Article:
Everyone online is connected. Mark Pesce proposes the idea that “hyperconnectivity begets hypermimesis begets hyperempowerment.” The threat to society and democracy is sharing. The world is connecting at faster rates than ever before with easier and simpler methods. With these resources you’re connected to the world, informed, therefore part of a society driven to be connected. The technologies used have been readily available but it has taken time to discover the full potential of things such as texts, wikis, and the internet. These tools keep us all connected and through hypermimesis we mimic and learn how to use the resources available in order to stay connected. So is it becoming instinct to stay connected and informed? Is it a social norm to follow these standards because through just mimicking, no deep brain-racking methods, we learn how to keep up with the technology. It has become so easy to learn the methods of staying connected so is it a good or bad thing that everyone is wired and seeking their piece of the pie of power? Pesce offers that we are redefining the rules and creating a new set of mob rules. These new set of rules require for everyone to be connected, so now all these people have voices and are seeking power, hyperempowerment. So is this a threat to democracy? On a side-note, the 2008 Obama campaign led an internet-based campaign that was hyperconnected. So since hyperconnectivity begets hypermimesis begets hyperempowerment, people seek power in the campaign and as in the internet there is no central power. Obama is not the center, and everyone seeks power. So is this effective? What happens to all the people of the mob seeking power when the campaign is over? The truth is all this power does not exist. People online want power and they want it fast; our democracy cannot permit that because government is meant to work slowly. The internet and its new rules is creating unrealistic expectations for the government especially.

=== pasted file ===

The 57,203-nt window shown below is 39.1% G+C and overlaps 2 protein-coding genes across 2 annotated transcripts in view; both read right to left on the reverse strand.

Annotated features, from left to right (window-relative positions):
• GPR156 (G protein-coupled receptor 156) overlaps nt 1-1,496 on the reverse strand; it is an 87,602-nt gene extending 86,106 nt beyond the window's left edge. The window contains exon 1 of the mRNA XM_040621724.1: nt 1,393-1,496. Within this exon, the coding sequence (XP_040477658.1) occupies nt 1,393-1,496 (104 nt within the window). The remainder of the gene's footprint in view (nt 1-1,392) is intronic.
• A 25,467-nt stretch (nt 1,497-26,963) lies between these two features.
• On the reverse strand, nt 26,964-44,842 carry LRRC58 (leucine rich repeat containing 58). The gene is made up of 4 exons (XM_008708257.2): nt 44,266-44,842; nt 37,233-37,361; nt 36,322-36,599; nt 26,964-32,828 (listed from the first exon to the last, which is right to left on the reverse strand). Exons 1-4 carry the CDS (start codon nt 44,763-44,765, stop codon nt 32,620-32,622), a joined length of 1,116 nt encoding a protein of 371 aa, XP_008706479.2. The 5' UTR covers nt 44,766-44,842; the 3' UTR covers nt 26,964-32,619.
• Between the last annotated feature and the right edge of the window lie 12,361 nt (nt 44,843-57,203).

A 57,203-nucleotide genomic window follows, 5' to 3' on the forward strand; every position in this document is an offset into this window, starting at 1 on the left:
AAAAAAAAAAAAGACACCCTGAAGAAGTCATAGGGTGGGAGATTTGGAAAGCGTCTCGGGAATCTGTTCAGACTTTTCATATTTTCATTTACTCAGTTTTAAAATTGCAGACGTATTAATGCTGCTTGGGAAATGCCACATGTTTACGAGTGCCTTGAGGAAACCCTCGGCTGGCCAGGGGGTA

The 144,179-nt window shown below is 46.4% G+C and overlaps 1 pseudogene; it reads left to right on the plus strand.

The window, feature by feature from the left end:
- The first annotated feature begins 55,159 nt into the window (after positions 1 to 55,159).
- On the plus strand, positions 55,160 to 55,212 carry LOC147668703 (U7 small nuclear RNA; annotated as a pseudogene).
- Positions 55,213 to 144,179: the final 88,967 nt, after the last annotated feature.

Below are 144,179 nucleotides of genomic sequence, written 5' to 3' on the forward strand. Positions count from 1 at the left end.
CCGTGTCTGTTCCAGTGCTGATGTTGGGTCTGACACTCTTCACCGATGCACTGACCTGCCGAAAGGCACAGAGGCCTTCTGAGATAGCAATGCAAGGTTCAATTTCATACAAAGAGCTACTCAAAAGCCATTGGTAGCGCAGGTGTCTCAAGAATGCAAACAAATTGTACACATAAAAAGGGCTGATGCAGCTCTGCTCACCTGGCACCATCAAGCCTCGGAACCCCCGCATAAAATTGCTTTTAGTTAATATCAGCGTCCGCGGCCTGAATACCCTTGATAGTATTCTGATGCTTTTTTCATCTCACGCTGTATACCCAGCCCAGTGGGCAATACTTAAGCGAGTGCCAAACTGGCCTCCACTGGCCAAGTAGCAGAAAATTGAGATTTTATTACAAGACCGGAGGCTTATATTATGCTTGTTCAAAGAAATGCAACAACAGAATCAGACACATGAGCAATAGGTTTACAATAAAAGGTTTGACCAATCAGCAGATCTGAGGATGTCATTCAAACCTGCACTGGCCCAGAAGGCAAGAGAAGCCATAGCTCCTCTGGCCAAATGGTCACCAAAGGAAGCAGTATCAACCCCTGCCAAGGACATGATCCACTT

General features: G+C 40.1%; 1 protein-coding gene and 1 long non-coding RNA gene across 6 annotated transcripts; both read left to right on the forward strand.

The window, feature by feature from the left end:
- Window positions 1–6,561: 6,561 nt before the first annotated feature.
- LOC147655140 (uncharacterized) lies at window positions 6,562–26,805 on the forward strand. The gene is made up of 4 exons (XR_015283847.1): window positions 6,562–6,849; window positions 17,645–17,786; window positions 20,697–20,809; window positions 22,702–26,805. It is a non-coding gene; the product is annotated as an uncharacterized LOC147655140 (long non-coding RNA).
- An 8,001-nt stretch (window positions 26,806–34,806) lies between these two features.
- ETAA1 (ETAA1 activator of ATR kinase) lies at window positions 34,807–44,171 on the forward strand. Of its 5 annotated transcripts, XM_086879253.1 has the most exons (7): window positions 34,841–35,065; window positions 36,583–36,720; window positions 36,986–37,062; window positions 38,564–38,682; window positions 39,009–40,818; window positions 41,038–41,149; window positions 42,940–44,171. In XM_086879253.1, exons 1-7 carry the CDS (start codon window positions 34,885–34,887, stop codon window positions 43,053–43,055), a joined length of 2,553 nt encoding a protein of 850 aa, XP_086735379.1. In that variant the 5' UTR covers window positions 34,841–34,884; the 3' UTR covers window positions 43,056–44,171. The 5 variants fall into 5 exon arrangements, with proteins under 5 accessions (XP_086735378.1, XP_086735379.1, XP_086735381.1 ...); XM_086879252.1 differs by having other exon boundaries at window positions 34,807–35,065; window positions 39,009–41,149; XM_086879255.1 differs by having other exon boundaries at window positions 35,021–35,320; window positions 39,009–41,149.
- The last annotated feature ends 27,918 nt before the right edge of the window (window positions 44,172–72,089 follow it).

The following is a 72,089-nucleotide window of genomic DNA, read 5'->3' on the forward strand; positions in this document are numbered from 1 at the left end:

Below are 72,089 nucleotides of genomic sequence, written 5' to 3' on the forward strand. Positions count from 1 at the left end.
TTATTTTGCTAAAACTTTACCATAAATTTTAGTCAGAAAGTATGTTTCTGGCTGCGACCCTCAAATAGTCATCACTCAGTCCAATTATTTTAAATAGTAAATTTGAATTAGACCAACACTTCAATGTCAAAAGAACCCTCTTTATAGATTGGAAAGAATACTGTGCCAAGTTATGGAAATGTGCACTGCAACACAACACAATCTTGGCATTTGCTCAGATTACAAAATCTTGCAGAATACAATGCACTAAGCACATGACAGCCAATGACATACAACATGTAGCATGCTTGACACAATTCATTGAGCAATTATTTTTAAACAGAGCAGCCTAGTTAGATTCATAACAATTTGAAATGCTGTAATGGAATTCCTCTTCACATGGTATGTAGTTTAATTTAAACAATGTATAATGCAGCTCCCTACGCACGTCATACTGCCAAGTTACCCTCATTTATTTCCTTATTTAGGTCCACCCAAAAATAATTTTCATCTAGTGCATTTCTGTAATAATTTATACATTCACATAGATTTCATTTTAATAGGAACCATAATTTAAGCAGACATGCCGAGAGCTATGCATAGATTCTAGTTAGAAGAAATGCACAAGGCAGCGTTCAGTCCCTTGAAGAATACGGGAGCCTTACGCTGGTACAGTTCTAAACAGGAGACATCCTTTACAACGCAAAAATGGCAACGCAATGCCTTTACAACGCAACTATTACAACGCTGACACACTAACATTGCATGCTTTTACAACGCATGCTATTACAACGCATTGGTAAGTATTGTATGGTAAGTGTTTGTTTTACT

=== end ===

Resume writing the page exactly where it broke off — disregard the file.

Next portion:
Mark Pesce,

Henry Farrell,

Thursday, April 2, 2009

Information and Communication Technology

by Michael Young

The digital revolution is upon us. Alberto Masetti-Zannini talks about the roles and issues he has with Non-Government Organizations (NGOs) throughout his article. His article touches on some main points about the issues that are upon us in bridging that gap between developed and non-developed countries. We are all a part of this revolution that puts endless knowledge and information at our finger tips and only a click away. But how do we aid those who are not able to keep up with this revolution for any number of reasons: cost, infrastructure, or literacy. Zannini elaborates his issues with NGOs and weather they are really exploiting the full potential of the technology, or using it as a campaigning or marketing device. Are these the only issues with the aid form NGOs, or are there more that isn’t really talked about?

This information and communication technology revolution is here. Web 2.0 is the new generation of tools that allow us to do so many things, in particular the two way interactions that it is built for. The open source technology and information is there for everyone with the ability to have access to that internet. No other tool in the world allows for an individual to have the access to any and all information in front of them. But what good is all this information if they have no access to it? Is technology the answer to helping these countries and are NGOs that answer?